Many of these texts are still in use by homoeopaths today, with the addition of new works. This is not because the content or remedy pictures have changed, but rather that we prefer modern language and find it easier to relate to our cases. No homoeopath would be without Samuel Hahnernann’s definitive text the Organon and, in recent years, Salvado’s copy was found in his room at the monastery.
Dom Salvado possessed in abundance the great qualities of the Benedictine monk. His outstanding physical and intellectual powers, combined with his single-mindedness of purpose and absolute obedience in giving up his will to the cause, have resulted in the New Norcia we see today. His character and personality were reflected in the depth of the grief experienced by the local aboriginals when they heard of his death in 1900. (Ref. 1 NNA 02341)
New Norcia: the Story (from the website)
New Norcia – Pre-history
Next to the famous Cathedral of Santiago de Compostela in Galicia was the Benedictine monastery of San Martín Pinario. There, two young men had made their monastic profession, promising to live a fully monastic and obedient life. Following closure of the monasteries by the anti-clerical government in Spain in 1835 one of these men, Dom José Benito Serra, went to the renowned Abbey of the Most Holy Trinity of Cava, near Salerno in Italy. After a few years of waiting in vain for his own monastery to re-open, Dom Rosendo Salvado followed Serra to Cava.
In 1844, and fired by missionary zeal, the two monks applied to the authorities in Rome to be missionaries and were assigned to the newly appointed first Bishop of Perth, Rt Rev John Brady. Brady led a large missionary party to Australia, reaching Perth in January 1846. Brady divided the WA Mission into three districts and it was to the Central District that the two Spanish Benedictines, a French Benedictine novice, Dom Leander Fonteinne and an Irish catechist, John Gorman departed.
The group set out in February 1846, travelling by way of Toodyay and Bolgart. From there, accompanied now by two Aborigines and two servants of Irish settler John Scully of Bolgart, they proceeded north-west and made camp in this district. The initial months were difficult. Gorman was accidentally shot dead (by Fonteinne) in June that year, and Fonteinne, distraught following the accident, abandoned the mission and returned to France. So it was the two Spaniards who were responsible for the foundation of the mission that grew into the New Norcia of today. Although, as its inaugural superior, Serra had responsibility for the mission, his appointment in 1849 as Co-adjutor Bishop of Perth diverted his missionary energy. After ten very active, but fairly troubled years, he left for Europe in 1859, never to return. So the first period of New Norcia’s history is usually known as the Salvado Era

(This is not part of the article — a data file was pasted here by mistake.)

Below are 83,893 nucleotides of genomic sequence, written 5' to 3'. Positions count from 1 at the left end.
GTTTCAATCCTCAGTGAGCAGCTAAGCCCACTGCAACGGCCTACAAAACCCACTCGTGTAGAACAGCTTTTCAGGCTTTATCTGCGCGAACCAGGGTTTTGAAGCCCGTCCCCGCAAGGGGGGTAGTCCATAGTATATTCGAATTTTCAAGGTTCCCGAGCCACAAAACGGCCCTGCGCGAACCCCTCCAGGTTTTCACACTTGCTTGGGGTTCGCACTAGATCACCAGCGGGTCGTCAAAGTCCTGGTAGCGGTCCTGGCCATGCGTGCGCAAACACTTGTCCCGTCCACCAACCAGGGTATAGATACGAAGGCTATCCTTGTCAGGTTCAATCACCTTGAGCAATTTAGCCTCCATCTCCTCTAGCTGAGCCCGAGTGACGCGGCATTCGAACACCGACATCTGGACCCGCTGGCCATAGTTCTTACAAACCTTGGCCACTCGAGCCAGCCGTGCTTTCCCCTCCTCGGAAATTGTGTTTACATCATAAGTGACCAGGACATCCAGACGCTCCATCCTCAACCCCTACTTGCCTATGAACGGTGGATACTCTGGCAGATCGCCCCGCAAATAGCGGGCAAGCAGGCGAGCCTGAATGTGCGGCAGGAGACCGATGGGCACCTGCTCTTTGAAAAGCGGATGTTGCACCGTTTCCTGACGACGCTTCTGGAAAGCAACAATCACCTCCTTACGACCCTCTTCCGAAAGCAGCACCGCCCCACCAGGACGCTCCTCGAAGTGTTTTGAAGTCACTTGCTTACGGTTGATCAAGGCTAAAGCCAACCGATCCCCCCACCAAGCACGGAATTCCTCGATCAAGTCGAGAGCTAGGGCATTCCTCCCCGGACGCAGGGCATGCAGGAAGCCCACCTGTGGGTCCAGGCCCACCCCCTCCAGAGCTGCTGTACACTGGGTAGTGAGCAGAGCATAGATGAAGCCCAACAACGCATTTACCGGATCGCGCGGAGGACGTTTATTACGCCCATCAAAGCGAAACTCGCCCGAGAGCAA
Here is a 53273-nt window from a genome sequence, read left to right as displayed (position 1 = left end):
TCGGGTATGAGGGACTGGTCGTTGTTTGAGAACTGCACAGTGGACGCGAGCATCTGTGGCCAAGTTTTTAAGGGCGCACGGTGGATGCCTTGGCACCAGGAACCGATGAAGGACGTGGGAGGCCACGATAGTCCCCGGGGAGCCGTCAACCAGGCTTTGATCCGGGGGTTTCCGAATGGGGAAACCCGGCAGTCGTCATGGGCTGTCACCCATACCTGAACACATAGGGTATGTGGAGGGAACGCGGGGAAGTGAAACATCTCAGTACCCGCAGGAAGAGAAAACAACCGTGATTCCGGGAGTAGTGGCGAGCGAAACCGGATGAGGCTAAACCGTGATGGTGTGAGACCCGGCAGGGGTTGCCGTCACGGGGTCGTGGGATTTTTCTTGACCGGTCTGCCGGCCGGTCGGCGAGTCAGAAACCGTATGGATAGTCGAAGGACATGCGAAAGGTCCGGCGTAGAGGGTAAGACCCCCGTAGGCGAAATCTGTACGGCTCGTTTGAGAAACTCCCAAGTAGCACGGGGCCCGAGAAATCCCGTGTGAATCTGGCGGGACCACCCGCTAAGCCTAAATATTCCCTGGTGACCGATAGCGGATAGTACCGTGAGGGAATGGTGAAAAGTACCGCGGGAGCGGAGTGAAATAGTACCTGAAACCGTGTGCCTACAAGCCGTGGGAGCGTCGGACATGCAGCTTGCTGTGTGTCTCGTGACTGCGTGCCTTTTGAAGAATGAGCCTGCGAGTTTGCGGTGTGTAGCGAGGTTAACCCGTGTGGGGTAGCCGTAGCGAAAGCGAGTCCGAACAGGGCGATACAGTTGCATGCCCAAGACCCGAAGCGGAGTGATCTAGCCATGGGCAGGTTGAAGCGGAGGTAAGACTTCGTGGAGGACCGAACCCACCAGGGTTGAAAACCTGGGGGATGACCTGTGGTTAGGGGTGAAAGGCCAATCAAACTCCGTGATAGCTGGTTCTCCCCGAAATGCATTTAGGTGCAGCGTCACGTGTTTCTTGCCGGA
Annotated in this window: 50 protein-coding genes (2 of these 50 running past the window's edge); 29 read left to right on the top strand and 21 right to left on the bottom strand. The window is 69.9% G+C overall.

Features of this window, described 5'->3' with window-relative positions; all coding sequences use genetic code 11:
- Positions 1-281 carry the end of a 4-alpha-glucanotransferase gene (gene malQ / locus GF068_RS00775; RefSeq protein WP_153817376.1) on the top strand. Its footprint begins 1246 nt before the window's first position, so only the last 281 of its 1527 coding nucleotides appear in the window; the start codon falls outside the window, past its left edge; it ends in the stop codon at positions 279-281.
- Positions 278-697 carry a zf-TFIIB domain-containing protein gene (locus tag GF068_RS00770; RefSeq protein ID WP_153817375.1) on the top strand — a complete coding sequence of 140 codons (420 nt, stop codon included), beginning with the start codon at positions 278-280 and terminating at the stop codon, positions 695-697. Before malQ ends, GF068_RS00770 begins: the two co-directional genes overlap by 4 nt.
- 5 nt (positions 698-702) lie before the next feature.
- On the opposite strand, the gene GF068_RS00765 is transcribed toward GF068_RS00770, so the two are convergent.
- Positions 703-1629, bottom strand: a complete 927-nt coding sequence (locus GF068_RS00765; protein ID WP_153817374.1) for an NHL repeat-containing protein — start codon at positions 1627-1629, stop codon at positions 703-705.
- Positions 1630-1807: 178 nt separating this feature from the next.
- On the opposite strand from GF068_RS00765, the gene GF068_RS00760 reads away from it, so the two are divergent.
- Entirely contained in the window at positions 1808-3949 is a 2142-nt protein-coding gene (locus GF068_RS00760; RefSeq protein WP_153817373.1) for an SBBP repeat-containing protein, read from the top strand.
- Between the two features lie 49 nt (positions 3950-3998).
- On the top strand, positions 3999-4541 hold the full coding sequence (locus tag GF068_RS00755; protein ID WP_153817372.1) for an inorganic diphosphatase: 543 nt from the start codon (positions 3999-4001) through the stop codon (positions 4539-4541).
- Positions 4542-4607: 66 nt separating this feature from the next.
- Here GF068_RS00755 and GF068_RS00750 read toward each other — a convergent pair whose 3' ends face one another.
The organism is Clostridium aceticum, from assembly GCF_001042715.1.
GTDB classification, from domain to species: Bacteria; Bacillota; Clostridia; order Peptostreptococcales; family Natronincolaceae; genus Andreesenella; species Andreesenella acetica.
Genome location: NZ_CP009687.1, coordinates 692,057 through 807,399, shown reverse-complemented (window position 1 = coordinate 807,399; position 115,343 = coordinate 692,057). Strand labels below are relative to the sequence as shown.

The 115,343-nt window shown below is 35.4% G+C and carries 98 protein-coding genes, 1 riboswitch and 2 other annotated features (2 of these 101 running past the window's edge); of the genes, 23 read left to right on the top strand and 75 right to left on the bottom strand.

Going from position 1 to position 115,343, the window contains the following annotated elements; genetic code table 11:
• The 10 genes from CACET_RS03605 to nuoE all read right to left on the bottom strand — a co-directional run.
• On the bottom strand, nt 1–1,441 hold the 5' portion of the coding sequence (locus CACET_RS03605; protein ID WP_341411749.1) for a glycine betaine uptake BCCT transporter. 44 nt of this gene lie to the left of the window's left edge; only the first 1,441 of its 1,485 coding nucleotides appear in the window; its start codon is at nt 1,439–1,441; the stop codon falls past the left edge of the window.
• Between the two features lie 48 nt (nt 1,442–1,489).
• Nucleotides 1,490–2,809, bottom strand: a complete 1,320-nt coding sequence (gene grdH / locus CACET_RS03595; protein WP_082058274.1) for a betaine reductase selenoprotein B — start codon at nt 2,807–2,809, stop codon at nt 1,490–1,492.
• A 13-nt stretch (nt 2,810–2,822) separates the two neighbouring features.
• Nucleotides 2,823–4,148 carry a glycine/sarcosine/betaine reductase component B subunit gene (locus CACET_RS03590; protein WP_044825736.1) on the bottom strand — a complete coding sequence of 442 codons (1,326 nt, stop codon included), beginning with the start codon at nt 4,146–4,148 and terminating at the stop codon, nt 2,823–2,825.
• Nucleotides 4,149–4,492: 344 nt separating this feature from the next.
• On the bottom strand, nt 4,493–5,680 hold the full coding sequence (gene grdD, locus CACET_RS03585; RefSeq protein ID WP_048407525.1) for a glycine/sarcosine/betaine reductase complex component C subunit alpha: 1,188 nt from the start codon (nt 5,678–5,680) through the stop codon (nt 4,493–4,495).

The Salvado Era: 1846 – 1900
The first fifty years of New Norcia’s history are dominated by the towering figure of Bishop Rosendo Salvado (1814-1900). Salvado spent 54 years of his life making New Norcia one of the most progressive and successful missions in Australian history. Salvado’s original vision was to create, among the indigenous peoples of the Victoria Plains, a Christian, largely self-sufficient village based on agriculture.
However, after the decimation of the local populations by introduced diseases in the 1860’s, he concentrated his activity on giving a practical education to the indigenous children who were brought to New Norcia from all over the state. Like other missionaries of the nineteenth century, his aim was to ‘civilise and evangelise’ according to the European ideals of the time, but he did so with sympathy for indigenous culture that was rare in his day.
Salvado led a monastic community which, at its height, numbered seventy men, most of whom were Spaniards and lay brothers. His several fundraising trips to Europe provided him with the means to acquire land, to construct buildings and to purchase books, vestments, art works and ritual objects as well as stock and equipment. Practical success and his own personal charm combined to make Salvado both a notable Western Australian and an international figure in the Benedictine world.
Sadly, in 1900 during a trip to Rome, Salvado became ill and died at the age of eighty-six at the Monastery of St Paul Outside the Walls. His body was brought back to New Norcia by the Community and interred in the Abbey Church where it rests today. It is a reported that when news of Salvado’s death reached New Norcia the local Aboriginal people cried and wailed for three days.
Today New Norcia has 16 Benedictine monks in residence and run many businesses to cater for the many visitors. There’s a museum, art gallery, Roadhouse and general store, the New Norcia Hotel, a retreat centre and the old colleges and convent provide accommodation for groups. New Norcia is also a rich source of information for academics with its professional archives. The monastery also produces its own wine, beer, port and olive oil. Who says you can’t make something out of nothing!
Here is an interesting reply from Francis Treuherz, with some further information,
I do admire your work.
In relation to your Catholics 2, not sure if you read this, maybe we read the same sources but I was there, you are welcome to link to this: Homeopathy helpline resources … Scroll down to the History section and on the right there it is – among others. Or you can open the article here Bishop Rosendo Salvado and the Origins of Homeopathy in Australia